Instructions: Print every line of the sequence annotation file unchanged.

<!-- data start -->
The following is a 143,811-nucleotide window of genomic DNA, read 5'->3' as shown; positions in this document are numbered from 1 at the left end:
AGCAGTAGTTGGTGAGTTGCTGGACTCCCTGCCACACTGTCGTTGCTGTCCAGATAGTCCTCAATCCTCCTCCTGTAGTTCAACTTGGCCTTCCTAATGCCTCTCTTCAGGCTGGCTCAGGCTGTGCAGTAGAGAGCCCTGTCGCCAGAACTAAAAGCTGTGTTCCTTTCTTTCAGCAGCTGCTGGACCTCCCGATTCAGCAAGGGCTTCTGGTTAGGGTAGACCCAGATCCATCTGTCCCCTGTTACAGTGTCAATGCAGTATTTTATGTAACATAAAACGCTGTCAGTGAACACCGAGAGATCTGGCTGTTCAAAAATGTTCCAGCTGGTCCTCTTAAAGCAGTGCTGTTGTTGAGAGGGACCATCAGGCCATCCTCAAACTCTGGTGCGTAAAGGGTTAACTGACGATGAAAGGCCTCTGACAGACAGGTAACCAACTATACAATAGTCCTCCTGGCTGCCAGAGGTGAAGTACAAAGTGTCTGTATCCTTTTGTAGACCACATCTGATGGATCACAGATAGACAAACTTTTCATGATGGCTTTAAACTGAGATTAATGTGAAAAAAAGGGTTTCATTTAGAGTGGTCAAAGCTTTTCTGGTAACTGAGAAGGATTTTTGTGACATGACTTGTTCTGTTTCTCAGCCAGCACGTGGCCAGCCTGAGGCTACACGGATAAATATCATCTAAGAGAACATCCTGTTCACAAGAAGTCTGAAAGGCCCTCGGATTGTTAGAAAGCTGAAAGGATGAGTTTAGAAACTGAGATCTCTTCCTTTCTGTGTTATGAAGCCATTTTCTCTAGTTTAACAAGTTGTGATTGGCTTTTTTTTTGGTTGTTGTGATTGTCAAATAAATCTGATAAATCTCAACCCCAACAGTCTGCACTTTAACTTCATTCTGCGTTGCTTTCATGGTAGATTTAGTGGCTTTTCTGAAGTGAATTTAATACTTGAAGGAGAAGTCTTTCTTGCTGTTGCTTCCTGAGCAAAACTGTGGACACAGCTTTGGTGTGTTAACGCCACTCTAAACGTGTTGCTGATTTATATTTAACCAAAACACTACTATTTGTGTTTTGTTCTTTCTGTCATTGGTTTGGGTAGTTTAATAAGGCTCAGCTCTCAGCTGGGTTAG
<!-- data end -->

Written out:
The following is a 143,811-nucleotide window of genomic DNA, read 5'->3' as shown; positions in this document are numbered from 1 at the left end:
AGCAGTAGTTGGTGAGTTGCTGGACTCCCTGCCACACTGTCGTTGCTGTCCAGATAGTCCTCAATCCTCCTCCTGTAGTTCAACTTGGCCTTCCTAATGCCTCTCTTCAGGCTGGCTCAGGCTGTGCAGTAGAGAGCCCTGTCGCCAGAACTAAAAGCTGTGTTCCTTTCTTTCAGCAGCTGCTGGACCTCCCGATTCAGCAAGGGCTTCTGGTTAGGGTAGACCCAGATCCATCTGTCCCCTGTTACAGTGTCAATGCAGTATTTTATGTAACATAAAACGCTGTCAGTGAACACCGAGAGATCTGGCTGTTCAAAAATGTTCCAGCTGGTCCTCTTAAAGCAGTGCTGTTGTTGAGAGGGACCATCAGGCCATCCTCAAACTCTGGTGCGTAAAGGGTTAACTGACGATGAAAGGCCTCTGACAGACAGGTAACCAACTATACAATAGTCCTCCTGGCTGCCAGAGGTGAAGTACAAAGTGTCTGTATCCTTTTGTAGACCACATCTGATGGATCACAGATAGACAAACTTTTCATGATGGCTTTAAACTGAGATTAATGTGAAAAAAAGGGTTTCATTTAGAGTGGTCAAAGCTTTTCTGGTAACTGAGAAGGATTTTTGTGACATGACTTGTTCTGTTTCTCAGCCAGCACGTGGCCAGCCTGAGGCTACACGGATAAATATCATCTAAGAGAACATCCTGTTCACAAGAAGTCTGAAAGGCCCTCGGATTGTTAGAAAGCTGAAAGGATGAGTTTAGAAACTGAGATCTCTTCCTTTCTGTGTTATGAAGCCATTTTCTCTAGTTTAACAAGTTGTGATTGGCTTTTTTTTTGGTTGTTGTGATTGTCAAATAAATCTGATAAATCTCAACCCCAACAGTCTGCACTTTAACTTCATTCTGCGTTGCTTTCATGGTAGATTTAGTGGCTTTTCTGAAGTGAATTTAATACTTGAAGGAGAAGTCTTTCTTGCTGTTGCTTCCTGAGCAAAACTGTGGACACAGCTTTGGTGTGTTAACGCCACTCTAAACGTGTTGCTGATTTATATTTAACCAAAACACTACTATTTGTGTTTTGTTCTTTCTGTCATTGGTTTGGGTAGTTTAATAAGGCTCAGCTCTCAGCTGGGTTAG